Ditch These Habits That Are Hurting Your Back

Hauling around a giant bag or constantly slouching over your phone? Try these tips for a healthier back.

someone working at a computer laptop and rubbing their lower back

Updated on August 17, 2023.

Back pain is widespread these days: Nearly 40 percent of all adult Americans have experienced back pain in the past three months, according to the CDC. The cause of all the ouch is often related to choices we make every day, in what we wear, how we communicate, and where we sit.

Learn more about these damaging back habits, plus some easy lifestyle tweaks for a healthier spine, from back and neck specialist, Sara Wilson, FNP, of West Valley Spine Center and West Valley Medical Center in Caldwell, Idaho.

Habit #1: Carrying a heavy bag

Whether you tote around a laptop, schoolbooks, or an extra-large bottle of water in your bag all day, all that extra weight is terrible for your back—especially if you carry it on one side. The added weight strains muscles and tendons in your back and neck, and over time can even lead to chronic pain and nerve damage.

Solution: Wilson recommends keeping your bag under 10 pounds, if possible, and taking a couple of minutes at the end of each day to clean it out so you're not carrying around unnecessary weight. If you’ve been carrying a bag that hangs over one shoulder, consider switching to a backpack or a crossbody bag, which distributes weight more evenly across your back and shoulders. If you decide to stick to a traditional purse, make sure you switch up the side you carry it on every few minutes.

Habit #2: Wearing high heels

Sky-high stilettos may look glam on TV or in the movies, but in real life, they can cause chronic pain in your back.

"When you wear high heels, it shortens the muscles in your legs," says Wilson. "Your foot is in an extended position, and that can actually shorten your calf muscle. That fatigue in your calves, thighs and feet from wearing these heels can cause back pain due to the change in posture and body mechanics." High heels also affect your body’s center of gravity, which puts extra pressure on your lower back muscles.

Solution: Wilson suggests sticking with heels no higher than two inches that have a wider heel base (as opposed to a stiletto). Also, switch it up. Instead of wearing heels every day, go for flats or boots to give your back—and feet—a break.

Habit #3: Sitting for too long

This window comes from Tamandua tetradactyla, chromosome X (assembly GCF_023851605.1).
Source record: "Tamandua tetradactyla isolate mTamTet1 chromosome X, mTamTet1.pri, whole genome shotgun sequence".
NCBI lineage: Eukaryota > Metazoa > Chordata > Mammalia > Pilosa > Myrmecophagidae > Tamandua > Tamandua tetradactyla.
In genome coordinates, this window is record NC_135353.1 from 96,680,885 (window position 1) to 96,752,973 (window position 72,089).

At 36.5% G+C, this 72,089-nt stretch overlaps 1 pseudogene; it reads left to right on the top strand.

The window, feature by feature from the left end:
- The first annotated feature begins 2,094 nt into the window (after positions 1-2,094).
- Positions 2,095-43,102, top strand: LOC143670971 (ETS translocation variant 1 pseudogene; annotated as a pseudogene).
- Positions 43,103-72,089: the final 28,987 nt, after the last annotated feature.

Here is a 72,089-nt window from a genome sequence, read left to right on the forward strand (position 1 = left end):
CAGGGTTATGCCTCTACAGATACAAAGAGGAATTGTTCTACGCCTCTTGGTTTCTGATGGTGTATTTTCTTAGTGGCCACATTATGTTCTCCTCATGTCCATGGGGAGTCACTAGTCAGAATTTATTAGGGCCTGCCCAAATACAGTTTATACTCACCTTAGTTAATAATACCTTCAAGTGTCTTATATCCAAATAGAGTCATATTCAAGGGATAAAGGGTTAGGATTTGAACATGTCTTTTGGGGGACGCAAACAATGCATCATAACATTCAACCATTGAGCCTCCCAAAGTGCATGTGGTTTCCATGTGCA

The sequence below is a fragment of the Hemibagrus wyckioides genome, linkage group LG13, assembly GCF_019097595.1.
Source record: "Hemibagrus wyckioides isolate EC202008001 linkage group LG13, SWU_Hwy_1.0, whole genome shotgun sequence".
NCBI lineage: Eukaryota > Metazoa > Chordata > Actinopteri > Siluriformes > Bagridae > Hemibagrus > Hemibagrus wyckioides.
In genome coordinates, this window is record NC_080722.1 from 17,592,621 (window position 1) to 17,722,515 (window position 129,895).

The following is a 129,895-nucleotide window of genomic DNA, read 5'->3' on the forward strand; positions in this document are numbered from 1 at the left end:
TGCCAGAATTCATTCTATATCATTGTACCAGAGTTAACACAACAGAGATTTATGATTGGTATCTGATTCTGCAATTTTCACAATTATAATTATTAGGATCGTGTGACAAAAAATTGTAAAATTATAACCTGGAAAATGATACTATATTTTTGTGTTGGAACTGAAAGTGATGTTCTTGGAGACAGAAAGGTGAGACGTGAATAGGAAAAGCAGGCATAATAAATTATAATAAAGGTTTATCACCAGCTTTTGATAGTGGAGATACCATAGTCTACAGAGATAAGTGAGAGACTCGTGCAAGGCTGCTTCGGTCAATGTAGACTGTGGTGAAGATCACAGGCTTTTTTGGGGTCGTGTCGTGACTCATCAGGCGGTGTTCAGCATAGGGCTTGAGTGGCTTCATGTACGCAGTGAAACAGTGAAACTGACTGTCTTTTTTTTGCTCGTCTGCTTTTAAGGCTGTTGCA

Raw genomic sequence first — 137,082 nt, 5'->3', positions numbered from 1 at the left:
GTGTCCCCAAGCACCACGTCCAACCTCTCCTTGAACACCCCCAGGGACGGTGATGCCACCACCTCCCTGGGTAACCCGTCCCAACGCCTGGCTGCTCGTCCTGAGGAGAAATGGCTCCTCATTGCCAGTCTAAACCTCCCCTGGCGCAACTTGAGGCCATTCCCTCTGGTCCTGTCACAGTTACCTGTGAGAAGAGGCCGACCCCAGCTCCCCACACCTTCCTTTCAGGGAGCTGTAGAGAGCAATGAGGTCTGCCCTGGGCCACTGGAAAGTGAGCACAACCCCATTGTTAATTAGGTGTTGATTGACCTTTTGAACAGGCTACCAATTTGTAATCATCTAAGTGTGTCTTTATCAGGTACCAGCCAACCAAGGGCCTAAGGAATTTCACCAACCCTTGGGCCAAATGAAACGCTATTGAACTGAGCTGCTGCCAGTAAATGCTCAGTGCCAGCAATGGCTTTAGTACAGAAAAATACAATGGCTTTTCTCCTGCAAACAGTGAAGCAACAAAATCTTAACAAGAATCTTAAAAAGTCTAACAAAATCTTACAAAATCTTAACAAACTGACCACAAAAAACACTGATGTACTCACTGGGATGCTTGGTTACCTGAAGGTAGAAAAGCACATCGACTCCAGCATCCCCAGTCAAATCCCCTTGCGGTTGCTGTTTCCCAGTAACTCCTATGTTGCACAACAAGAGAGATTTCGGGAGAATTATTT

Spending long hours at your desk may be great for your career, but not so much for your back. Sitting for long periods of time puts pressure on the back, neck, shoulders, even the arms and legs, according to Wilson. "If you have pre-existing back problems, sitting increases compression on the nerves, causing more pain," she adds. Prolonged sitting also makes you more likely to slouch forward, which throws off posture and leads to back pain.

Solution: Remember to get up and stretch for three to five minutes every hour, says Wilson. You should also make sure the top of your monitor is at or slightly below eye level, so you're not straining your neck or upper back muscles looking at the screen.

Habit #4: Constantly using your cell phone

In our mobile world, it’s nearly impossible to avoid talking and texting on your phone. But constant cell phone use isn't good for your neck or your back. Here's why: The average adult head weighs 10 to 12 pounds when it's upright and in a neutral position. When it's bent all the way forward, like when we’re texting, the angle increases pressure (60 pounds worth!) thanks to gravity. And that forces the muscles in your neck and upper back to compensate, causing strain and pain.

"When we use our cell phones, we're either talking on them and trying to do too many things at once—so our head is bent to the shoulder—or we're texting," says Wilson. "When we text, we flex our head and neck forward in an unnatural position."

Solution: Most of us aren't going to give up talking or texting anytime soon, so make sure you’re being mindful of how you're sitting or standing when you do. Putting the phone on speaker or using ear buds while you talk can also keep your head in an upright, more comfortable position.

Get a better back

If you’re still bothered by twinges and aches in your back, pay attention to your posture and work on strengthening your core, Wilson suggests. "If we have strong core muscles, we have better posture and are less likely to slouch,” she adds.

Article sources open article sources

Lucas JW, Connor EM, Bose J. Back, Lower Limb, and Upper Limb Pain Among U.S. Adults, 2019. NCHS Data Brief. 2021 Jul;(415):1-8.

More On

Infertility fears: here are the (little known) facts


Infertility fears: here are the (little known) facts
Experts Jen Caudle, DO, Jennifer Ashton, MD, and Evelyn Minaya, MD, discuss the top three reasons for infertility.
Should You Consider Umbilical Cord Blood Banking?


Should You Consider Umbilical Cord Blood Banking?
The decision could help save someone’s life.
6 Ways to Get the Most Out of Your Next OBGYN Appointment


6 Ways to Get the Most Out of Your Next OBGYN Appointment
Here’s what gynecologists want their patients to know.
Are sleep problems common during pregnancy?


Are sleep problems common during pregnancy?
Nurse midwife Paula Greer details common sleep problems during pregnancy.
What increases my risk for acute diarrhea during pregnancy?


What increases my risk for acute diarrhea during pregnancy?
From too big meals to a bigger uterus, pregnancy can increase the risk of acute diarrhea. Obstetrician and gynecologist Lauren Streicher, MD, discusse...